And here you have it: open-plan kitchen, dining room, home office (and even retreat for your cat) all in one place!

A word on safety. Since induction technology heats the pan while burners stay cool, these worktops can securely be used as dining table or desk.

Seamless kitchen countertop, integrating a hidden induction hob.<span class="sr-only"> (opened in a new window/tab)</span>
Credit: Binova (opened in a new window/tab)
In an invisible kitchen with hidden induction, pans, papers and even a cat can sit on the same surface at the same time!<span class="sr-only"> (opened in a new window/tab)</span>
Credit: TPB (opened in a new window/tab)

Extra-small spaces

Open-plan kitchens are always a great solution when the available space is very limited. And there are also some extra-small-scale options to achieve an invisible kitchen.

At Milan Design Week 2018, the Japanese Sanwa Company has presented this fully equipped mini-kitchen.
When not in use, the faucet is folded down and the whole worktop closed with a cover. All is left is a handy desk, that can even be adjusted in height!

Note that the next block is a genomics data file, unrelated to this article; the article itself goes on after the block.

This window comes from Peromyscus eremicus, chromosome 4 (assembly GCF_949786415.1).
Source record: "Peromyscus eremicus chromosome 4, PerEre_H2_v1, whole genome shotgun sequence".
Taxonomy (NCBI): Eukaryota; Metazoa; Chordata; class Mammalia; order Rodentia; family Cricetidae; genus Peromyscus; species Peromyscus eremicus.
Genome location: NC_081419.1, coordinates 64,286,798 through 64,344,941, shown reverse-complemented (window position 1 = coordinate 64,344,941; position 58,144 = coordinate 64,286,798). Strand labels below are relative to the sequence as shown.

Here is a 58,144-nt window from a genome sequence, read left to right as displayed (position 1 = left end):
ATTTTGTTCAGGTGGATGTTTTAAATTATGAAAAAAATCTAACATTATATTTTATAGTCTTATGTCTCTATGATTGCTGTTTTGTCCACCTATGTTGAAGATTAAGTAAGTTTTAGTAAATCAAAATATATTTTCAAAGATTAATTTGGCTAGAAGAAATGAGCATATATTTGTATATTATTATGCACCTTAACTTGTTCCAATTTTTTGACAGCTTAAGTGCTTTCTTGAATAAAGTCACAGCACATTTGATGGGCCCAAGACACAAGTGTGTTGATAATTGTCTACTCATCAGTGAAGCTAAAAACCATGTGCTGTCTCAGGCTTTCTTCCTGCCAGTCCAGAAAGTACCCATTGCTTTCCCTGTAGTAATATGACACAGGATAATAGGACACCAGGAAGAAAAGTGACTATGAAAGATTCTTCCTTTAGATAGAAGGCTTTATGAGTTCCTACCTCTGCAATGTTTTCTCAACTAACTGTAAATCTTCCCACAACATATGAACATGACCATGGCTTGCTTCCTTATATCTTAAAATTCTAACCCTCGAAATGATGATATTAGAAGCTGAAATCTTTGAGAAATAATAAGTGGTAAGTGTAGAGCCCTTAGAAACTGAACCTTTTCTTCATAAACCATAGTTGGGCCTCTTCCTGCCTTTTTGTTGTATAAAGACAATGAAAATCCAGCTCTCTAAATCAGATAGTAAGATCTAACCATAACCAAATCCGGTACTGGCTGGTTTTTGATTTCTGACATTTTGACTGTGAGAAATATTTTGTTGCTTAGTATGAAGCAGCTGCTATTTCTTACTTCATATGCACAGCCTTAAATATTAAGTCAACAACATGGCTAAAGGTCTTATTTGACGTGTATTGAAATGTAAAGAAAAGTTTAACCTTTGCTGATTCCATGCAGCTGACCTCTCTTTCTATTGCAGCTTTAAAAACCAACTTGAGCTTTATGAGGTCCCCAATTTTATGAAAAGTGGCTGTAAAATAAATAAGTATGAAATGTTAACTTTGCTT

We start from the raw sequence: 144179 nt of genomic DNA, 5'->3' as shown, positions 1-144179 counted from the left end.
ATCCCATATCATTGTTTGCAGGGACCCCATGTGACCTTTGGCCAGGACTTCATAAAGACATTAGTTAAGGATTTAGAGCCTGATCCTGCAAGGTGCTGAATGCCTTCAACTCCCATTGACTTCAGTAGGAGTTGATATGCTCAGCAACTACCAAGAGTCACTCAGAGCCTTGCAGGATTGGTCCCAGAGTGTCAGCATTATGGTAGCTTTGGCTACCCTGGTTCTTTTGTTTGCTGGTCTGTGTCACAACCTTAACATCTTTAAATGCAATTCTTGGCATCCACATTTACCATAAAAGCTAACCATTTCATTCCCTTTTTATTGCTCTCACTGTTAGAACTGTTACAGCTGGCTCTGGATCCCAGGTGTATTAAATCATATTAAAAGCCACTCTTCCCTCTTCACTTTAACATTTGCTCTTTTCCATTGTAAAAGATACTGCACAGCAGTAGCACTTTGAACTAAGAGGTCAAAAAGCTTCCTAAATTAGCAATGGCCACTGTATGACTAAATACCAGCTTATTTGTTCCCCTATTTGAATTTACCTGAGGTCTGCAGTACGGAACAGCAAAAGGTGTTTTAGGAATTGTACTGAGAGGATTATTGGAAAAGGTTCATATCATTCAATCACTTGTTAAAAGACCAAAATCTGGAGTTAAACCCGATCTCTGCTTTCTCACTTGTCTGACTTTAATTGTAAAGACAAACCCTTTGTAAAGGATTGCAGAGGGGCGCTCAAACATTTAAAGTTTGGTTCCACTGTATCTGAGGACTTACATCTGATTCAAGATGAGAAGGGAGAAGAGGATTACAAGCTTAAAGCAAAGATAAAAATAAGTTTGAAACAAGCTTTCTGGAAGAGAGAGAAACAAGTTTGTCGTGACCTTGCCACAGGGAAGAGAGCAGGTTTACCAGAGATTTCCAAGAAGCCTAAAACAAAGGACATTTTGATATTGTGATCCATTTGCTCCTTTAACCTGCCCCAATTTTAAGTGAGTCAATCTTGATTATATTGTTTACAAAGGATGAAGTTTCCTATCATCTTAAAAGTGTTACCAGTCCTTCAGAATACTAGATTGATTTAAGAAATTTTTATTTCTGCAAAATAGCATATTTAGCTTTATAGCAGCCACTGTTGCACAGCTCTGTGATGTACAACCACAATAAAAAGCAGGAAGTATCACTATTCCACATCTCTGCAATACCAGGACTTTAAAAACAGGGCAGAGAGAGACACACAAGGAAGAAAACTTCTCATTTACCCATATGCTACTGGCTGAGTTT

Extra small invisible kitchen, perfect to create an open plan design in small spaces.<span class="sr-only"> (opened in a new window/tab)</span>
Credit:DforDesign. Kitchen: Sanwa Company (opened in a new window/tab)
Close up of the faucet when folded down.<span class="sr-only"> (opened in a new window/tab)</span> When closed, this extra small kitchen becomes totally invisible.<span class="sr-only"> (opened in a new window/tab)</span>
Credit: DforDesign. Kitchen: Sanwa Company (opened in a new window/tab)

Invisible kitchens may not be a choice for everyone. But for sure, they make the most of the available space. And when that's limited, this can result in an overall more liveable home!

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On SANDFORD FURMAN ARCHITECT said:
RECOMMENDATIONS FOR A COMBINATION INDUCTION COOKTOP WITH A
DOWN DRAFT FAN THAT WILL FIT INTO A SPACE 36" WIDE BY 22 1/2 DEEP?
>